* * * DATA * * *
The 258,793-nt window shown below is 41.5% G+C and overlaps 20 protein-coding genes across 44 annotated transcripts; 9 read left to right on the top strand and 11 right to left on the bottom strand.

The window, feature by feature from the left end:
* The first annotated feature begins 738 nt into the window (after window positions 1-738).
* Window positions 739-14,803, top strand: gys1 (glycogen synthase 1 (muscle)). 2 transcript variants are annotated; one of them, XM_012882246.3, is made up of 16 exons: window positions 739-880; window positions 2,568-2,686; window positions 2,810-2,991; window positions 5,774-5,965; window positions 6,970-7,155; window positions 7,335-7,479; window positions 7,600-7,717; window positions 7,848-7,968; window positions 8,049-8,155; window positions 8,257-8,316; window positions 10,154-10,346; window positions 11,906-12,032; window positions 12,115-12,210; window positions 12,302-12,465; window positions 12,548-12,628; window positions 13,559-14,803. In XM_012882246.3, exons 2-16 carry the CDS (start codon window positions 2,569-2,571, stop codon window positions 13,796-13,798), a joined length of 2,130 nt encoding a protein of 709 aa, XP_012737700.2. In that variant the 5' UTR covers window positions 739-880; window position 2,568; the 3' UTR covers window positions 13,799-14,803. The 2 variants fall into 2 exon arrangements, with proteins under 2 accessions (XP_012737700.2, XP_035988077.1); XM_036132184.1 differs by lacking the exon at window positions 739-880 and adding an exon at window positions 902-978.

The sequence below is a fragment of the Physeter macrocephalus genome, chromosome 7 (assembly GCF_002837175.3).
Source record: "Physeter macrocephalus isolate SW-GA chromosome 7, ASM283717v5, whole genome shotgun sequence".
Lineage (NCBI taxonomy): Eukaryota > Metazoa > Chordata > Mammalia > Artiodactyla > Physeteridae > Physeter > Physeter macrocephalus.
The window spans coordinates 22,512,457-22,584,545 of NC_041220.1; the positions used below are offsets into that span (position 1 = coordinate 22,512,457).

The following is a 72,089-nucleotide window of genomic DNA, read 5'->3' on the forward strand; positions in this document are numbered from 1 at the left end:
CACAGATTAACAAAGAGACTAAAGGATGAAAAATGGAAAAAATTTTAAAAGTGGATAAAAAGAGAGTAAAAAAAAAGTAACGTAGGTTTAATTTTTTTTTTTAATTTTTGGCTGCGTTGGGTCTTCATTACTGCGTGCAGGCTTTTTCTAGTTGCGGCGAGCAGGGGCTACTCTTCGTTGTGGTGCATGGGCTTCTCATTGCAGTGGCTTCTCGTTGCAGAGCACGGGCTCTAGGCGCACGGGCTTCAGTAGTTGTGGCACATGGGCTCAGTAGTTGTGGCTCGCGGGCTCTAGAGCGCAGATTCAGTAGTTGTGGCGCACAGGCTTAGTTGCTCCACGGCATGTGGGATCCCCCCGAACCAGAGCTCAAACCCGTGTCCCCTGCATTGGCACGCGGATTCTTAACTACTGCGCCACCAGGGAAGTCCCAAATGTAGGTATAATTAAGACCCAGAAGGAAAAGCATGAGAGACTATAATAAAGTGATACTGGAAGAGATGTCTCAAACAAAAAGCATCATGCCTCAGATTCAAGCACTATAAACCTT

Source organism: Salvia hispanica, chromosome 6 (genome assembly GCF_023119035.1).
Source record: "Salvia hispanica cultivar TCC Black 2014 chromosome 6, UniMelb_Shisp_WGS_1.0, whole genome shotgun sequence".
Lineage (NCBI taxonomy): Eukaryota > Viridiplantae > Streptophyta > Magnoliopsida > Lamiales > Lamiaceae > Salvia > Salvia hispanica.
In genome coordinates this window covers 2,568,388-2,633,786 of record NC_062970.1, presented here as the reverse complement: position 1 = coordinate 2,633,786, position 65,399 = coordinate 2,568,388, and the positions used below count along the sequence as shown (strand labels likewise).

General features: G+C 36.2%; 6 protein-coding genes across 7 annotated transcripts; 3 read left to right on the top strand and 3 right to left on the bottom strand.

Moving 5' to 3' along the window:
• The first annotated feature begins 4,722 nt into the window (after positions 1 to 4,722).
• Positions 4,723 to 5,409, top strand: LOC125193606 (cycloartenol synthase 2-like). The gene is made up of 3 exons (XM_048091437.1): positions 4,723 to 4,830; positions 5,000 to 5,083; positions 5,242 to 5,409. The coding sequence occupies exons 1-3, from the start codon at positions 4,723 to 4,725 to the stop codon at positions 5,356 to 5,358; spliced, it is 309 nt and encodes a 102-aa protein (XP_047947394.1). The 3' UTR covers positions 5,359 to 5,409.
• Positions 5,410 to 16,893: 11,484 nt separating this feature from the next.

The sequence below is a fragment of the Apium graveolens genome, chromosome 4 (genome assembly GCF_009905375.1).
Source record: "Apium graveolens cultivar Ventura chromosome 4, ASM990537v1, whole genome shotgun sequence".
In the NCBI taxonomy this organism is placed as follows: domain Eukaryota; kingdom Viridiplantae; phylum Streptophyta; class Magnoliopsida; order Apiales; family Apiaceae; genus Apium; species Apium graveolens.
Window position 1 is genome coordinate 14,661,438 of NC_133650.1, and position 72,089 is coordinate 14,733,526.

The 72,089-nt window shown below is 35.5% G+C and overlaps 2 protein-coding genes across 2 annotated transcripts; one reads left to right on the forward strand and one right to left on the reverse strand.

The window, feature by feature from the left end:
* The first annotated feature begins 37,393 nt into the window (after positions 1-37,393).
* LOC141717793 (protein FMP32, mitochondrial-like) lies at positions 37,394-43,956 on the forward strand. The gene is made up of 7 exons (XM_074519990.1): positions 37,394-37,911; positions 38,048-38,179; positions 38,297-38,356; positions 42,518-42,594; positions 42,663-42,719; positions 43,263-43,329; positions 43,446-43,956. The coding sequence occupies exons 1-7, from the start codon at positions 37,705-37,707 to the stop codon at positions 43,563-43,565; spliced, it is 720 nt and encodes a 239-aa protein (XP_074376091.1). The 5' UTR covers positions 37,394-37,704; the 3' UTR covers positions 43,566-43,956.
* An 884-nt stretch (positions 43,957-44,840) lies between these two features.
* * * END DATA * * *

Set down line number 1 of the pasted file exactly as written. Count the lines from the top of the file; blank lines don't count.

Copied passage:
The 258,793-nt window shown below is 41.5% G+C and overlaps 20 protein-coding genes across 44 annotated transcripts; 9 read left to right on the top strand and 11 right to left on the bottom strand.